Game-Playing at the U.N.

It's time for the U.N. to lift sanctions on Iraq and open its books on the oil-for-food program. It is obvious to any reasonable person that the end of Saddam Hussein's dictatorship should end the reason for the sanctions. France says it is willing to suspend -- not lift -- sanctions, but only if the U.S. agrees to let U.N. weapons inspector Hans Blix back into Iraq. Paris, of course, knows that Washington will not agree. The result will be a delay in letting Iraq sell its own oil to feed its people. This is a morally reprehensible position.

The position of France is particularly galling because in the long debate during the runup to war, it took a high moral stance against the U.S. There were whispers out of Paris that the U.S. was interested only in Iraq's oil. There were charges that U.S. intervention without a second U.N. resolution would be illegitimate and unlawful. Now France is accusing the U.S. of giving postwar reconstruction contracts only to American companies. That may be true in the first round of bidding, but French companies were major beneficiaries of the U.N.'s oil-for-food program since it was started in 1996 ($3.7 billion), along with Russia ($7.3 billion) and China ($3 billion). U.S. companies received few, if any, contracts during those years.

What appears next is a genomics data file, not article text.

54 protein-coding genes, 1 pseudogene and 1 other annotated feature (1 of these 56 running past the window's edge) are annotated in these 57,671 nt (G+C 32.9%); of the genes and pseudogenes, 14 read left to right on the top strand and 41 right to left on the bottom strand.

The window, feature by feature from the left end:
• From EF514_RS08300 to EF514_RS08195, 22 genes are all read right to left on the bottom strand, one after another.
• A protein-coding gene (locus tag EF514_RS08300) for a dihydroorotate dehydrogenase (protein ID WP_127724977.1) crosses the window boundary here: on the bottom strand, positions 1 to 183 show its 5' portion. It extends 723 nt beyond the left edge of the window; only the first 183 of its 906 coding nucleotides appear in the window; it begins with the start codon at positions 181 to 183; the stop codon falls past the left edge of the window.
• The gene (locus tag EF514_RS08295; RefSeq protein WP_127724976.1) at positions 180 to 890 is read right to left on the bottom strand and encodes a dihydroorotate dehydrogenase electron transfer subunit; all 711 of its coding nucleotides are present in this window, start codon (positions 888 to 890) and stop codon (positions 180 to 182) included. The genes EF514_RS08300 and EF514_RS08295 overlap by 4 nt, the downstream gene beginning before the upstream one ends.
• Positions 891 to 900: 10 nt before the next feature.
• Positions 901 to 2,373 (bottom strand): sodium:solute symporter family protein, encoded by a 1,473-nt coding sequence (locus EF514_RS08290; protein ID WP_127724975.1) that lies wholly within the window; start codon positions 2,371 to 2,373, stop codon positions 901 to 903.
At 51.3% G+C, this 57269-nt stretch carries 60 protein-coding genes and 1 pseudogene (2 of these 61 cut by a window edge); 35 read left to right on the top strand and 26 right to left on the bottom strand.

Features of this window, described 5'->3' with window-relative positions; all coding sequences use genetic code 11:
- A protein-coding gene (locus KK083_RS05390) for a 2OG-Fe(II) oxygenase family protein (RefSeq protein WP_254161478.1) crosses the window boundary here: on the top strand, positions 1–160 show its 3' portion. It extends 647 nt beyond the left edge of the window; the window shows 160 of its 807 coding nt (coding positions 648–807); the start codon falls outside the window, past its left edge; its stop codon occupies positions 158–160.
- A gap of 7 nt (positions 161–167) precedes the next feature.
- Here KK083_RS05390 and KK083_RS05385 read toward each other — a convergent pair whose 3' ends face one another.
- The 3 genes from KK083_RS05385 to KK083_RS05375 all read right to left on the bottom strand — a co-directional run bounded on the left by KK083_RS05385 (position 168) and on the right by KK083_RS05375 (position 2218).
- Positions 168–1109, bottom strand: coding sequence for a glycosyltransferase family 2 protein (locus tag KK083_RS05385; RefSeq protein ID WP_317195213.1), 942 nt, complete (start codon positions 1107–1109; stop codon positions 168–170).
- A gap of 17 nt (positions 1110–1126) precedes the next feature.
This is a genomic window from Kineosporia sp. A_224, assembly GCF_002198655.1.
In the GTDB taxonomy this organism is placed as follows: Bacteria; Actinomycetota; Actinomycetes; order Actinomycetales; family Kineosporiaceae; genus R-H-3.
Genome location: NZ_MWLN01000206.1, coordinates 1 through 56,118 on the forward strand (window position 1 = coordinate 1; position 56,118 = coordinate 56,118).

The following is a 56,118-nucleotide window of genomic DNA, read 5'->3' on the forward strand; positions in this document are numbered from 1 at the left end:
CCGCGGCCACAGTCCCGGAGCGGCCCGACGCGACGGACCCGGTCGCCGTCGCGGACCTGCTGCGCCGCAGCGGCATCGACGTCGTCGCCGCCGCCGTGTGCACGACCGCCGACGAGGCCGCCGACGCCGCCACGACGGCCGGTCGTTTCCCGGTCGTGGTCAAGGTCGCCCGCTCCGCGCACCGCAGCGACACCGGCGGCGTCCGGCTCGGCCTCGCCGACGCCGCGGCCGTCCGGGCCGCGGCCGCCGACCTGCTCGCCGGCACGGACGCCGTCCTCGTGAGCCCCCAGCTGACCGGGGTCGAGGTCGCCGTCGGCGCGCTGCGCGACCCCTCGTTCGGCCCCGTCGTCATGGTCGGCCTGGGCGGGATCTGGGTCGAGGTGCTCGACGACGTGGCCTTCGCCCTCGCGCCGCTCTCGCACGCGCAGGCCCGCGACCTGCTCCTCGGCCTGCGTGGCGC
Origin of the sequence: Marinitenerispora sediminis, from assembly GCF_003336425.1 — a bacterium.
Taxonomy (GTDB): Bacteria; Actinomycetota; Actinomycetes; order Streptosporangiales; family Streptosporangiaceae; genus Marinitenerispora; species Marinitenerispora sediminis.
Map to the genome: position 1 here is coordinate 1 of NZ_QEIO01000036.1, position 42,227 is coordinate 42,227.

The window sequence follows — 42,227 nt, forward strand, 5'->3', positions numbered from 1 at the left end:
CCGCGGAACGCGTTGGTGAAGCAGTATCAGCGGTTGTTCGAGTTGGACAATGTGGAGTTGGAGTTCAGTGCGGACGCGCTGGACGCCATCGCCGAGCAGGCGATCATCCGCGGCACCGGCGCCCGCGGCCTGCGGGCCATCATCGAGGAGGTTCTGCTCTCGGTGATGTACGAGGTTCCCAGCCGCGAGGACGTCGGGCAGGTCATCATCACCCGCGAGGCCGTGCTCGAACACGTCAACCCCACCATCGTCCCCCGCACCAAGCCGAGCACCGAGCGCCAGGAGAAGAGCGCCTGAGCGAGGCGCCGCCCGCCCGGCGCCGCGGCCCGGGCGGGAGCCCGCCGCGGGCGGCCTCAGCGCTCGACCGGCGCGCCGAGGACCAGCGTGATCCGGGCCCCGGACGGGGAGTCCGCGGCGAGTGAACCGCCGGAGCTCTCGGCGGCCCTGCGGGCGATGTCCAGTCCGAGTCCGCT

While the U.N. ran the program and collected the billions from oil sales, it left Saddam Hussein to decide where to spend the money. He parceled it out to those countries that favored loosening the sanctions. The U.N. itself received 2.2% of all the proceeds from oil sold under the program -- over $1 billion.

It's time to end this hypocrisy. France and Russia should stop negotiating with the U.S. to protect their commercial interests and vote immediately to lift sanctions on Iraq. And the U.N. should open its oil-for-food books to see who profited during the six years of sanctions. The U.N. is in serious danger of losing its credibility. The organization needs to reform itself if it wants to play a constructive role on the world scene.

    Before it's here, it's on the Bloomberg Terminal.